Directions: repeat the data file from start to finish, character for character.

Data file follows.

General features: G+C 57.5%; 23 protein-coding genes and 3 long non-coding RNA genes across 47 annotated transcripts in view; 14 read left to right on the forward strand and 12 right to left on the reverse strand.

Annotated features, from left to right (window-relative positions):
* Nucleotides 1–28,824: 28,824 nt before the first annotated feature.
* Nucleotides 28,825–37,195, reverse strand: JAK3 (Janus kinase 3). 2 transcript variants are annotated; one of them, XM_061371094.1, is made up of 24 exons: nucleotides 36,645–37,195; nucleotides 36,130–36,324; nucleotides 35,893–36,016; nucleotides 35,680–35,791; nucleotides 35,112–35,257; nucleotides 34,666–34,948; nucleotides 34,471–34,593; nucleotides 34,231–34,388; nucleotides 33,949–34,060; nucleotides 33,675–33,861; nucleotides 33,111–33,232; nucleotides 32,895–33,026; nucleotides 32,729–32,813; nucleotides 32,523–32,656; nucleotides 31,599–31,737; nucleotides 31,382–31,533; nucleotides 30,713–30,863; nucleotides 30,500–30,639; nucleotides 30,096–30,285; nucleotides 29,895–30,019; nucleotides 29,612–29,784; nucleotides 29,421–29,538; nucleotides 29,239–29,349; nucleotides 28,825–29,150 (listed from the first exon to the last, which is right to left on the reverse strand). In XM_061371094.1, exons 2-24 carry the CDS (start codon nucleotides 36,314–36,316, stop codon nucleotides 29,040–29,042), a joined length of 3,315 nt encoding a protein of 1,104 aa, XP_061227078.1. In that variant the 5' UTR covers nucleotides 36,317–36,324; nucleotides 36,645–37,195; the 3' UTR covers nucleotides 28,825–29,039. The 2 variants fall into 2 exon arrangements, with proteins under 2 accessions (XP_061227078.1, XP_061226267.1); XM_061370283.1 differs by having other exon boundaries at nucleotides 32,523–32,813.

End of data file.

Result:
General features: G+C 57.5%; 23 protein-coding genes and 3 long non-coding RNA genes across 47 annotated transcripts in view; 14 read left to right on the forward strand and 12 right to left on the reverse strand.

Annotated features, from left to right (window-relative positions):
* Nucleotides 1–28,824: 28,824 nt before the first annotated feature.
* Nucleotides 28,825–37,195, reverse strand: JAK3 (Janus kinase 3). 2 transcript variants are annotated; one of them, XM_061371094.1, is made up of 24 exons: nucleotides 36,645–37,195; nucleotides 36,130–36,324; nucleotides 35,893–36,016; nucleotides 35,680–35,791; nucleotides 35,112–35,257; nucleotides 34,666–34,948; nucleotides 34,471–34,593; nucleotides 34,231–34,388; nucleotides 33,949–34,060; nucleotides 33,675–33,861; nucleotides 33,111–33,232; nucleotides 32,895–33,026; nucleotides 32,729–32,813; nucleotides 32,523–32,656; nucleotides 31,599–31,737; nucleotides 31,382–31,533; nucleotides 30,713–30,863; nucleotides 30,500–30,639; nucleotides 30,096–30,285; nucleotides 29,895–30,019; nucleotides 29,612–29,784; nucleotides 29,421–29,538; nucleotides 29,239–29,349; nucleotides 28,825–29,150 (listed from the first exon to the last, which is right to left on the reverse strand). In XM_061371094.1, exons 2-24 carry the CDS (start codon nucleotides 36,314–36,316, stop codon nucleotides 29,040–29,042), a joined length of 3,315 nt encoding a protein of 1,104 aa, XP_061227078.1. In that variant the 5' UTR covers nucleotides 36,317–36,324; nucleotides 36,645–37,195; the 3' UTR covers nucleotides 28,825–29,039. The 2 variants fall into 2 exon arrangements, with proteins under 2 accessions (XP_061227078.1, XP_061226267.1); XM_061370283.1 differs by having other exon boundaries at nucleotides 32,523–32,813.